There are two manifestations of graft versus host disease (GVHD), namely acute and chronic.
Acute GVHD develops within the first 100 days after the patient receives an allogeneic bone marrow transplant (BMT). The trigger for the disease tends to be when the new bone marrow starts to produce blood cells through the process of engraftment.
Another factor implicated appears to be during the reduction of the patient’s immunosuppressive drugs, which are designed to assist the body in accepting the donation.
GVHD affects the skin, liver and gastrointestinal (GI) tract of the patient. In mild presentations of the disease, the skin is the only area that is affected. As the disease increases in severity, the liver and gastrointestinal tract start to develop signs and symptoms. If the disease gets worse, the complications increase.
This disease can be classified into four grades, which describe how it presents in the host:
- Grade 1 – the effects are mild with the patient likely to have a skin rash that covers up to 25% of their body
- Grade 2 – the effects are moderate with the rash covering more than 25% of the body and additional mild symptoms affecting the liver and GI region
- Grade 3 – the symptoms are severe with most of the skin affected and more intense complications associated with the liver and GI region
- Grade 4 – the effects are life-threatening with the skin producing blisters and peeling off. The liver and GI region problems are extreme.
Similarly, some doctors use 0-4 stages to describe the state of the disease. A patient in stage 0 has no rash and minor liver impairments and stool production. As the disease increases in severity, the rash increases and so does the bilirubin levels accompanied by diarrhea.
Chronic GVHD is characterized by generally starting more than 100 days after the transplant although this is not always the case. Sometimes it can develop as long as a year or more afterwards.
It also affects the patient much longer than the acute manifestation of GVHD and accounts for as many as a quarter of the deaths in long-term transplant patients for leukemia.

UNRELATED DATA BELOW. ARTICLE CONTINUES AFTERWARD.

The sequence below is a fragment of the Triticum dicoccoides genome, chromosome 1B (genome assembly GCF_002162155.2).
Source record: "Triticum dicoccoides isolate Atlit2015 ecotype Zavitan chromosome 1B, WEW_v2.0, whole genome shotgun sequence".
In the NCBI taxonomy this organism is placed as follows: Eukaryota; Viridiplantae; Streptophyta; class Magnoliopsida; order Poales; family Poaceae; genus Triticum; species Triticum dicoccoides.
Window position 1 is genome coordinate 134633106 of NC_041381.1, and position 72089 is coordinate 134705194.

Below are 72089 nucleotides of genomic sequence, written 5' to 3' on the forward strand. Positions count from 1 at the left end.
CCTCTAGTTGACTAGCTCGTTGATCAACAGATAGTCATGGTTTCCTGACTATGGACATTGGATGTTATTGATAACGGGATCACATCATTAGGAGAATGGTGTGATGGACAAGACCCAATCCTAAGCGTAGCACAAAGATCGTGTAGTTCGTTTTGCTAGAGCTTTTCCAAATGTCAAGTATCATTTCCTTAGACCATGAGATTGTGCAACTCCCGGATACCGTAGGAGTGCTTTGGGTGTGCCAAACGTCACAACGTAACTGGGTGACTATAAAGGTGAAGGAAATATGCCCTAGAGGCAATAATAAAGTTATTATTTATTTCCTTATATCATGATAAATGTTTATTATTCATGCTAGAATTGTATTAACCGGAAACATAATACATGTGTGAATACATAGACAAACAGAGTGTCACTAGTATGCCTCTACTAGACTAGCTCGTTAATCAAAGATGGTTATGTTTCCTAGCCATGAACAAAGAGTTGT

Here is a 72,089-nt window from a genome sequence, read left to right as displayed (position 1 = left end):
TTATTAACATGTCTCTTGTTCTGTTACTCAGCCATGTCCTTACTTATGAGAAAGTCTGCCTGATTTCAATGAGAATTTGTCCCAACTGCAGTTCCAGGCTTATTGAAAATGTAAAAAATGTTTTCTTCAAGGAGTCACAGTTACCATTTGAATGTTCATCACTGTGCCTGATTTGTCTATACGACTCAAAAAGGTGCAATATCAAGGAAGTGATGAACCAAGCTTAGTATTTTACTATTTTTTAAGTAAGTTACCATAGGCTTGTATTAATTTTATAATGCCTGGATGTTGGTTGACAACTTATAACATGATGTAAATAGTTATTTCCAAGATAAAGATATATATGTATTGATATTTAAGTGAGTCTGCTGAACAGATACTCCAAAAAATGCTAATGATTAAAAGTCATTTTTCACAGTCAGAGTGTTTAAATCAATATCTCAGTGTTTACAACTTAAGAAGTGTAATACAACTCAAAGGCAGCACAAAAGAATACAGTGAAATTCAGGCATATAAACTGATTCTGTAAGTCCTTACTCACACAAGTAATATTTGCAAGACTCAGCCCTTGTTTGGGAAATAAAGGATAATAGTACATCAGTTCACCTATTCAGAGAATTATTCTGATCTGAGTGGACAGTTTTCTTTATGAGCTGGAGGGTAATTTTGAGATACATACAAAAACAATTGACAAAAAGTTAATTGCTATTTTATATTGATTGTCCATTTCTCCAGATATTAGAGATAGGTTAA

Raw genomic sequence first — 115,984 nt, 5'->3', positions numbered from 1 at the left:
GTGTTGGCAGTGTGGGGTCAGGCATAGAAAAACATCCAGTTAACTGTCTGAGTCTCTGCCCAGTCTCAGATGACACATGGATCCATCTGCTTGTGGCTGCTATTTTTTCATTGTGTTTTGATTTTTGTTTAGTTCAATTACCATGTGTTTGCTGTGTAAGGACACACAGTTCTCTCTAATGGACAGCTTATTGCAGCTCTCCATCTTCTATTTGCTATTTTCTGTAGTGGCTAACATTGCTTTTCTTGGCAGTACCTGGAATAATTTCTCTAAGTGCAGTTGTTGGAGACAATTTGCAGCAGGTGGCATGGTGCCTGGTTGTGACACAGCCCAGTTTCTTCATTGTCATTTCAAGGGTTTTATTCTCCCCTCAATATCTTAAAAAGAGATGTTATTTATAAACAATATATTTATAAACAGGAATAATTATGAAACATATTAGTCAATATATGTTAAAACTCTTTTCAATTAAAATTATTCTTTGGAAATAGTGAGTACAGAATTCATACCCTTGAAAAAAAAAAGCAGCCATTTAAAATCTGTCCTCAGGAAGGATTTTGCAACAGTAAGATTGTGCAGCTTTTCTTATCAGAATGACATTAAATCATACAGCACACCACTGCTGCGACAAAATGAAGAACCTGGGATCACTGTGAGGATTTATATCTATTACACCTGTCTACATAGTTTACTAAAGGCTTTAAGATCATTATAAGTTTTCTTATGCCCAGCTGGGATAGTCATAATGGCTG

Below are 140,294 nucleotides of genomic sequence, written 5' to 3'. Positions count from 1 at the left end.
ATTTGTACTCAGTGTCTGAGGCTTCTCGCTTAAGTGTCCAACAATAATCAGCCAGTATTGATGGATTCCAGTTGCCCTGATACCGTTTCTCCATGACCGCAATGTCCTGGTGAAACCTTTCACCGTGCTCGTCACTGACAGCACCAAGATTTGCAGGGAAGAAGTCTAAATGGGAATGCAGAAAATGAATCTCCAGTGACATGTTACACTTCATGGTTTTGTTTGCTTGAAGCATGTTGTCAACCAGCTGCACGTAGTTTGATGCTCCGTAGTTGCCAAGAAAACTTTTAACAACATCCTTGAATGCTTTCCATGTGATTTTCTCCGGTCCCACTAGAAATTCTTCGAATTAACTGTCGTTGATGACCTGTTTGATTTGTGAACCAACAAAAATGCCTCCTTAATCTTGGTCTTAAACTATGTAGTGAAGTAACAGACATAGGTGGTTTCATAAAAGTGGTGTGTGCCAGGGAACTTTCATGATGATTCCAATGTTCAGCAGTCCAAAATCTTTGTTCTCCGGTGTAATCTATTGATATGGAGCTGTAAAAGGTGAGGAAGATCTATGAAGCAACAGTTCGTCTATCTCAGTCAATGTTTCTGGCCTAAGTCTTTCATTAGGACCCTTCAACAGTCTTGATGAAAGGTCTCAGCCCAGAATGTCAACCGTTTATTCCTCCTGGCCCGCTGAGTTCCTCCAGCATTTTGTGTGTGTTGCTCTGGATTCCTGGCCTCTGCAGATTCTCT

The symptoms are very similar to acute GVHD with the condition causing skin problems, issues with the liver and the GI tract. However, it can also impact most other organs including the lungs, tendons, joints, mouth and eyes.
Many patients can initially suffer from acute GVHD and then also develop chronic GVDH later. A patient whose tissue type is not a close match to their donor also tends to get the condition more severe. The patients who develop chronic GVHD usually only have a mild presentation, but about 15% will have a more severe complications.
Overlap of acute and chronic GVHD
Both acute and chronic GVHD can overlap with each other at the end of the first 100 days post transplant. This has been observed when patients go through mini transplants where they have had low doses of chemotherapy and radiotherapy before a transplant.
Differences in the development of acute and chronic GVDH
Although donor T cells, which are critical to good function in the body’s immune system, have a big role to play in both acute and chronic GVDH, the conditions do not have the same disease mechanisms.
Cytokines are proteins involved in cell to cell signaling. In acute GVHD, TH1 cytokines are implicated, whereas TH2 cytokines are primarily involved in chronic GVHD. Furthermore, B cells appear to have a more active role in chronic GVHD than acute GVHD. The disease pathway suggests that chronic GVHD has much in common with autoimmune conditions and immunodeficiency. It affects the connective tissue in patients’ bodies.
Reviewed by Jonas Wilson, Ing. Med.